Feeds

Disintermangling use case scenarios from requirements

Yes, it is a word...

The Power of One Brief: Top reasons to choose HP BladeSystem

It turns out that my co-author Doug Rosenberg has a few things to say on the subject of use case style. So this week I'm going to leap in the back of the Dodge Ram pick-up truck and let him drive.

Over to Doug:

There's often a fair bit of confusion in the early stages of a software project about what exactly needs to be built, Doug says. So it's worthwhile investing some effort in getting to a point of clarity about the requirements before leaping into construction.

One of the chief points of confusion is the mangling-up of "active voice stuff" with passive voice stuff. Scenarios (or stories) are "active voice stuff", e.g. "the user clicks the cancel button and the system erases the disk".

In the UML universe, we call the active voice stuff (which describes runtime behaviour) "use case scenario text" and the passive voice stuff "functional requirements".

It's useful to separate the scenarios from the functional requirements, not least because you must understand the runtime behaviour unambiguously before you code the system - and this is much harder to do when it's "intermangled" with the functional requirements.

At ICONIX, we often work with projects that are contractually required to demonstrate compliance against a formal, written set of requirements - banking systems, aerospace/defence projects, etc, and we've run into this "intermangling" phenomenon more times than we'd like to recall.

Here's an example: Once, when I walked into a client's building to conduct a training workshop, I was handed a hefty use case document. As I flipped through the use cases, I noticed that the scenario text was interspersed with lines that started with [REQUIREMENT]. So there would be a couple of lines of active voice scenario stuff, followed by a couple of lines of [REQUIREMENT]s, and so on.

Several of these uniquely numbered [REQUIREMENT]s were repeated on multiple pages (all with unique numbers, of course). So I took a deep breath and had the following conversation:

DOUG: It looks like some of these functional requirements repeat across several use cases...

CLIENT: Oh definitely! Some of them are in there 70 or 80 times.

DOUG: Oh... (silently emits "primal scream")

DOUG: Pauses (looking calm while still screaming silently)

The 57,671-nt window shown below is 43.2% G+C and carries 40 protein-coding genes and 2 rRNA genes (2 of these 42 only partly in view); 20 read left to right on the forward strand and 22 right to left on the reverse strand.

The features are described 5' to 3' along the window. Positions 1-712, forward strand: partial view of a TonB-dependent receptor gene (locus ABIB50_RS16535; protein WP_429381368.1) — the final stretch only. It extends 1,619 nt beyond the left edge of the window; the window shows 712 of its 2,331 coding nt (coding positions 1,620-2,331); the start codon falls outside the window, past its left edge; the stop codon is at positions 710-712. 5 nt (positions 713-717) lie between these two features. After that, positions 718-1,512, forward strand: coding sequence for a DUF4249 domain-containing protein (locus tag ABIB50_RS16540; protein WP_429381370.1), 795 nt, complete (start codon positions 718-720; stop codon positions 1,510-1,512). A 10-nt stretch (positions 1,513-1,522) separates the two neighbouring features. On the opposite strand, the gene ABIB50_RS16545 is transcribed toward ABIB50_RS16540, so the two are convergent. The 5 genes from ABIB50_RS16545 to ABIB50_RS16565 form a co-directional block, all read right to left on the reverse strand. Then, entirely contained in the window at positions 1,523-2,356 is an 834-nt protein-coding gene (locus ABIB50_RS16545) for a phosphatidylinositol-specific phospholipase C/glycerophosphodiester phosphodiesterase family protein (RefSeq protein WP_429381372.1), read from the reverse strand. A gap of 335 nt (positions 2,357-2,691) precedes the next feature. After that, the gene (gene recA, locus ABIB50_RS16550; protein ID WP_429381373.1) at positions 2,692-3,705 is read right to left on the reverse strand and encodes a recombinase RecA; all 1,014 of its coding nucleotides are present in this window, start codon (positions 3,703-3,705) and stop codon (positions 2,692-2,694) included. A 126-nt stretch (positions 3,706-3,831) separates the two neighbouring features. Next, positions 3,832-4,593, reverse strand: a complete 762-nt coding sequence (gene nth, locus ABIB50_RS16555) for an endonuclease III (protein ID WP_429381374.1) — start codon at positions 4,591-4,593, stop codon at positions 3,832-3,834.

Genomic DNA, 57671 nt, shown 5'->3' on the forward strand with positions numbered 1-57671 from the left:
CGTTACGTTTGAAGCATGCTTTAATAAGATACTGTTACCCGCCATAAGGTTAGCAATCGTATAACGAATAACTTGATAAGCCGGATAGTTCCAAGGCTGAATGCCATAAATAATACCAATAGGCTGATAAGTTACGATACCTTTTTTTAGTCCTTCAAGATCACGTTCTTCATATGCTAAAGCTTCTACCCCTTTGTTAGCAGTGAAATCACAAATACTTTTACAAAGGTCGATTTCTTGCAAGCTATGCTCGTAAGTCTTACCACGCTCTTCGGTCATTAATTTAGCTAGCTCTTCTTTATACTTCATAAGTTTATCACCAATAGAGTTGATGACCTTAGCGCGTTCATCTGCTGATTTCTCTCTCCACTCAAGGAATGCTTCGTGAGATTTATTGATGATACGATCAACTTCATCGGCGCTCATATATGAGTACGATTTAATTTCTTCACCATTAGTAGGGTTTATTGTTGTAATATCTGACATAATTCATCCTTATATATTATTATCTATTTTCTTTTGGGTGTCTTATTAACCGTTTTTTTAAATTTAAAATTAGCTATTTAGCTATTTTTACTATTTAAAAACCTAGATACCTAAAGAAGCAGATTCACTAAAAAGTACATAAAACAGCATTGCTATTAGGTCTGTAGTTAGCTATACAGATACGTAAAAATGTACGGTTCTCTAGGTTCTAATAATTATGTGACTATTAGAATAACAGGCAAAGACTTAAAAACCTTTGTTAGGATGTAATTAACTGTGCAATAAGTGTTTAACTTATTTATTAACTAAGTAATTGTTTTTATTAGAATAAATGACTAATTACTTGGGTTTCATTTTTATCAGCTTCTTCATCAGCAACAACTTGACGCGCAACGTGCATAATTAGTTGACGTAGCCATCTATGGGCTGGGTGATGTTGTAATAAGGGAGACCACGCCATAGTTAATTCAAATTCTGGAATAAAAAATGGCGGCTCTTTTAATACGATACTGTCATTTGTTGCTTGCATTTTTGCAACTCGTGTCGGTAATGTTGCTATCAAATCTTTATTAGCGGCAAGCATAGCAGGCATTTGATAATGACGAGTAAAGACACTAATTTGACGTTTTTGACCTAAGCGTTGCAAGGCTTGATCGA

DOUG: And they all seem to be uniquely numbered...

CLIENT: (brightly) Yep!

DOUG: So... how do you know whether you have 320 distinct requirements, or four requirements repeated 80 times each?

CLIENT: (smiling) Don't know... never thought about that one.

DOUG: What did you say your name was?

I had recently returned from teaching another class in Texas, where they're fond of taking liberties with the English language. Thus, the word "disintermangling" was born.

I'll wrap up with this thought: Unambiguous scenario descriptions are key to understanding what you're building before you code it. But before you can disambiguate the scenarios, you need to disintermangle them from the functional requirements.

Doug Rosenberg is an author and noted OO instructor, and runs public training classes worldwide.

Seven Steps to Software Security

More from The Register

next story
KDE releases ice-cream coloured Plasma 5 just in time for summer
Melty but refreshing - popular rival to Mint's Cinnamon's still a work in progress
NO MORE ALL CAPS and other pleasures of Visual Studio 14
Unpicking a packed preview that breaks down ASP.NET
Secure microkernel that uses maths to be 'bug free' goes open source
Hacker-repelling, drone-protecting code will soon be yours to tweak as you see fit
Cheer up, Nokia fans. It can start making mobes again in 18 months
The real winner of the Nokia sale is *drumroll* ... Nokia
Put down that Oracle database patch: It could cost $23,000 per CPU
On-by-default INMEMORY tech a boon for developers ... as long as they can afford it
Another day, another Firefox: Version 31 is upon us ALREADY
Web devs, Mozilla really wants you to like this one
Google shows off new Chrome OS look
Athena springs full-grown from Chromium project's head
prev story

Whitepapers

Implementing global e-invoicing with guaranteed legal certainty
Explaining the role local tax compliance plays in successful supply chain management and e-business and how leading global brands are addressing this.
Consolidation: The Foundation for IT Business Transformation
In this whitepaper learn how effective consolidation of IT and business resources can enable multiple, meaningful business benefits.
Application security programs and practises
Follow a few strategies and your organization can gain the full benefits of open source and the cloud without compromising the security of your applications.
How modern custom applications can spur business growth
Learn how to create, deploy and manage custom applications without consuming or expanding the need for scarce, expensive IT resources.
Securing Web Applications Made Simple and Scalable
Learn how automated security testing can provide a simple and scalable way to protect your web applications.